# AVR Measuring frequency using external interrupt - where are my cycles going?

I'm using an external interrupt to measure the frequency of a signal, the AVR clock is at 8MHz. I'm essentially counting the ticks between pin toggles using a 16 bit timer (with some handling for overflows for slow signals).

The skeleton code is as follows:

int main(void){
clearbit(DDRD,PD2);
PCMSK3 = 0x00;
setbit(PCMSK3, PCINT26);
setbit(PCICR,PCIE3);
setbit(TIMSK1,TOIE1);
setbit(TCCR1B, CS10);

while(1){
}
return 0;
}

ISR(PCINT3_vect){
togglebit(PORTD, PD1);
countl = TCNT1L;
counth = TCNT1H;
soverflow = overflow;
overflow = 0;
TCNT1 = 0x0000;
return;
}

/* Overflow timer */
ISR(TIMER1_OVF_vect){
overflow++;
return;
}


This works pretty much as desired, however I'm unable to measure anything shorter than around 49 cycles. The two scope images show the problem. The yellow trace is from the external oscillator, the blue trace is the pin toggle inside the interrupt handler. There is nothing in the main loop, and having things there doesn't change the results significantly. All the variables are uint8_t. Reading the count in high and low bytes gained a bit of speed (compared to a single 16 bit read/write).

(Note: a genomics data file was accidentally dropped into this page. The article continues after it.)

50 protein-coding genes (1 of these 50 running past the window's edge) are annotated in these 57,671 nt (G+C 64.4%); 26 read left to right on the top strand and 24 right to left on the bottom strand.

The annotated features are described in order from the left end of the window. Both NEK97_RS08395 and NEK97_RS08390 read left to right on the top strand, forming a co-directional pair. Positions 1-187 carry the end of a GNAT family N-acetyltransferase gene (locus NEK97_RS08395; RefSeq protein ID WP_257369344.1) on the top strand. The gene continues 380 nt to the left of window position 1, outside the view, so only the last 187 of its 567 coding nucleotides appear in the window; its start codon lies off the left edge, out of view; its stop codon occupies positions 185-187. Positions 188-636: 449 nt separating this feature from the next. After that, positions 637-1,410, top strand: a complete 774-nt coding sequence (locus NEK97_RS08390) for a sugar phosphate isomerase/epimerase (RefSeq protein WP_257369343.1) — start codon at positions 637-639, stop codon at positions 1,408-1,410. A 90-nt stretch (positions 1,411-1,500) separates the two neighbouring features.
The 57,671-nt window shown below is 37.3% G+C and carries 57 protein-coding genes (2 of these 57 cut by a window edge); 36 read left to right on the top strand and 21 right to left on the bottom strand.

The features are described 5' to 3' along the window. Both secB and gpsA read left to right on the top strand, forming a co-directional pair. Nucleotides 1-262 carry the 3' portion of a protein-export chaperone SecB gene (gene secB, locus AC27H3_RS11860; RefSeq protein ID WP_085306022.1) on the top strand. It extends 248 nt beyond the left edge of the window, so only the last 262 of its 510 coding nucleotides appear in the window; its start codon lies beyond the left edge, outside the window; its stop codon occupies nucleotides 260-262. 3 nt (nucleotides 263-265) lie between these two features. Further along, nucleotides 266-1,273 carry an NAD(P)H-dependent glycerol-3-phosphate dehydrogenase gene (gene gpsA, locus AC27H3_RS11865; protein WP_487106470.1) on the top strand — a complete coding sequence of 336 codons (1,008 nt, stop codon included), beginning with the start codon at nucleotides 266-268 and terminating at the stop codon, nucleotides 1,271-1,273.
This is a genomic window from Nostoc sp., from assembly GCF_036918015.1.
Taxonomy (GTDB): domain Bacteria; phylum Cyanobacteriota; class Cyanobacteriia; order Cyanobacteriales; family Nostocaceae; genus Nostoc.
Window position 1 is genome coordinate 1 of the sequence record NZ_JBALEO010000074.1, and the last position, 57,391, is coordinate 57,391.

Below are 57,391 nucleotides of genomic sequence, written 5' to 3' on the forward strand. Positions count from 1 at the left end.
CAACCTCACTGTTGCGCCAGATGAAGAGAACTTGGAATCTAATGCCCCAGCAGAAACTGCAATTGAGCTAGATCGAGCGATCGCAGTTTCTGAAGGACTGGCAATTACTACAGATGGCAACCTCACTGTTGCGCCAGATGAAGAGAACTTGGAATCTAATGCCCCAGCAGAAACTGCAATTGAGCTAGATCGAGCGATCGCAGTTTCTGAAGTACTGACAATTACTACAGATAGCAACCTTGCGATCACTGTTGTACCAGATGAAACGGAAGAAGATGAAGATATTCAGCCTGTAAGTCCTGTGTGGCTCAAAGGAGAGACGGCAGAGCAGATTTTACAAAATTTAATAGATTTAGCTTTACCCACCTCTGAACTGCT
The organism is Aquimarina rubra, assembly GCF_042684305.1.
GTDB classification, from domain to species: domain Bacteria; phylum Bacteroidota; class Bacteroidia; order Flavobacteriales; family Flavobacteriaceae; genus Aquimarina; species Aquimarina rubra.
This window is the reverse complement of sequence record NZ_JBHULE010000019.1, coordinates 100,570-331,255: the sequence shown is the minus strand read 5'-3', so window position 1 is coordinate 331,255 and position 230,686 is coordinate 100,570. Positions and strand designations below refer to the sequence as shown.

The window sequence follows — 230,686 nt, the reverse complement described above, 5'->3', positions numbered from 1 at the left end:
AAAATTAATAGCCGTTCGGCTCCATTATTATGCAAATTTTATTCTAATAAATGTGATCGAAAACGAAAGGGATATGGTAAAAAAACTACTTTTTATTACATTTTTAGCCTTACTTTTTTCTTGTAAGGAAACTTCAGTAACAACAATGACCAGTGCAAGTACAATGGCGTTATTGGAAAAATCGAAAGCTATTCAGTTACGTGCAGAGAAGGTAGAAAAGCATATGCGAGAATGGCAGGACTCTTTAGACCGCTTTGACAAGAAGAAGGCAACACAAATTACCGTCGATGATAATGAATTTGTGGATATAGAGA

The best I've been able to do is ~95kHz, but I'm curious as to where the lost cycles are going. The assignments can't be more than a few cycles each and if I understand right, ISR basically calls cli() on entry and sei() on exit, so the only thing that happens is the timer gets reset, the function returns and we wait for the next toggle.

EDIT

void get_count(void){
uint8_t i=0, oldpin, newpin;
setbit(TIMSK1,TOIE1);
setbit(TCCR1B, CS10);
sei();
while(getbit(PIND, PD2) != 0){
continue;
}
while(getbit(PIND, PD2) != 1){
continue;
}
TCNT1 = 0;
while(getbit(PIND, PD2) == 1){
continue;
}
countl = TCNT1L;
counth = TCNT1H;
TCNT1 = 0;
soverflow = overflow;
overflow = 0;
clearbit(TIMSK1,TOIE1);
clearbit(TCCR1B, CS10);
cli();
return;
}


This gets me down to around around 400kHz before things start getting iffy. Not sure there's much more I can do to make it lower. I wait for the pin to transition to 1, start the timer and time how long it takes go to zero, i.e. half a clock cycle.

• No, there is a lot more going on in ISRs, you can see this by disasembling your code. Take a look here help? Apr 7, 2013 at 6:08
• Thanks, interesting read! I'll try writing a tight loop instead, see how that pans out. If possible I'll put scope results up for both so people can see the difference.
– Josh
Apr 7, 2013 at 6:27
• I think I'm going to call it a night, apologies for the ninja editing! I'm keeping interrupts on because I need to be able to deal with large counts too - for low light levels. Shame the sensor isn't really much use outdoors, sunlight saturates it like crazy, I really want it for the other end of the spectrum - very low frequency work. I was just curious to see what sort of acquisition limit I could get.
– Josh
Apr 7, 2013 at 7:33
• @angelatlarge, if you want the credit, copy that to another answer and I'll mark it as solved.
– Josh
Apr 7, 2013 at 13:13